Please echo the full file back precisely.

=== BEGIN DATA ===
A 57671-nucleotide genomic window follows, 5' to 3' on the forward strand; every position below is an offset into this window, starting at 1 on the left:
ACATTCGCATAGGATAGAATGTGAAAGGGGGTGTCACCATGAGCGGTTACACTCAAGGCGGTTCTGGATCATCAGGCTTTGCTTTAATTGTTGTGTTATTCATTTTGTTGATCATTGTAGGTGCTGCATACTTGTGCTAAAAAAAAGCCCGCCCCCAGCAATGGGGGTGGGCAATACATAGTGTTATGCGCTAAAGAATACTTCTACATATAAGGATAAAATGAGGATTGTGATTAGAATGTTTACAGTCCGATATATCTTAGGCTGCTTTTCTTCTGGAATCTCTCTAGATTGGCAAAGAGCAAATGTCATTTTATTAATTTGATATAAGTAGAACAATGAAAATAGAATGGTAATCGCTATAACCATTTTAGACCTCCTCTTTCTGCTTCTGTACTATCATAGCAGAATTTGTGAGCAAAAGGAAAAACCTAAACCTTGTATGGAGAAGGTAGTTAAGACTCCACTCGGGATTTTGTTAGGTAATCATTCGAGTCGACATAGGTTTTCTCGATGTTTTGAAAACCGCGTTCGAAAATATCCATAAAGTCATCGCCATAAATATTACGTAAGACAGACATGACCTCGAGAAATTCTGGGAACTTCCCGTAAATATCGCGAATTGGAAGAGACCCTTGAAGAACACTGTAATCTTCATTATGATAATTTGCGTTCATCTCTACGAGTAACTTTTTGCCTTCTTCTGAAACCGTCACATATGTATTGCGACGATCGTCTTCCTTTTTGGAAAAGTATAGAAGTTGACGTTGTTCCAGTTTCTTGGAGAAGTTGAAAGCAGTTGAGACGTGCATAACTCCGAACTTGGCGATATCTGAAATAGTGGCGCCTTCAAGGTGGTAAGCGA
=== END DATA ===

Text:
A 57671-nucleotide genomic window follows, 5' to 3' on the forward strand; every position below is an offset into this window, starting at 1 on the left:
ACATTCGCATAGGATAGAATGTGAAAGGGGGTGTCACCATGAGCGGTTACACTCAAGGCGGTTCTGGATCATCAGGCTTTGCTTTAATTGTTGTGTTATTCATTTTGTTGATCATTGTAGGTGCTGCATACTTGTGCTAAAAAAAAGCCCGCCCCCAGCAATGGGGGTGGGCAATACATAGTGTTATGCGCTAAAGAATACTTCTACATATAAGGATAAAATGAGGATTGTGATTAGAATGTTTACAGTCCGATATATCTTAGGCTGCTTTTCTTCTGGAATCTCTCTAGATTGGCAAAGAGCAAATGTCATTTTATTAATTTGATATAAGTAGAACAATGAAAATAGAATGGTAATCGCTATAACCATTTTAGACCTCCTCTTTCTGCTTCTGTACTATCATAGCAGAATTTGTGAGCAAAAGGAAAAACCTAAACCTTGTATGGAGAAGGTAGTTAAGACTCCACTCGGGATTTTGTTAGGTAATCATTCGAGTCGACATAGGTTTTCTCGATGTTTTGAAAACCGCGTTCGAAAATATCCATAAAGTCATCGCCATAAATATTACGTAAGACAGACATGACCTCGAGAAATTCTGGGAACTTCCCGTAAATATCGCGAATTGGAAGAGACCCTTGAAGAACACTGTAATCTTCATTATGATAATTTGCGTTCATCTCTACGAGTAACTTTTTGCCTTCTTCTGAAACCGTCACATATGTATTGCGACGATCGTCTTCCTTTTTGGAAAAGTATAGAAGTTGACGTTGTTCCAGTTTCTTGGAGAAGTTGAAAGCAGTTGAGACGTGCATAACTCCGAACTTGGCGATATCTGAAATAGTGGCGCCTTCAAGGTGGTAAGCGA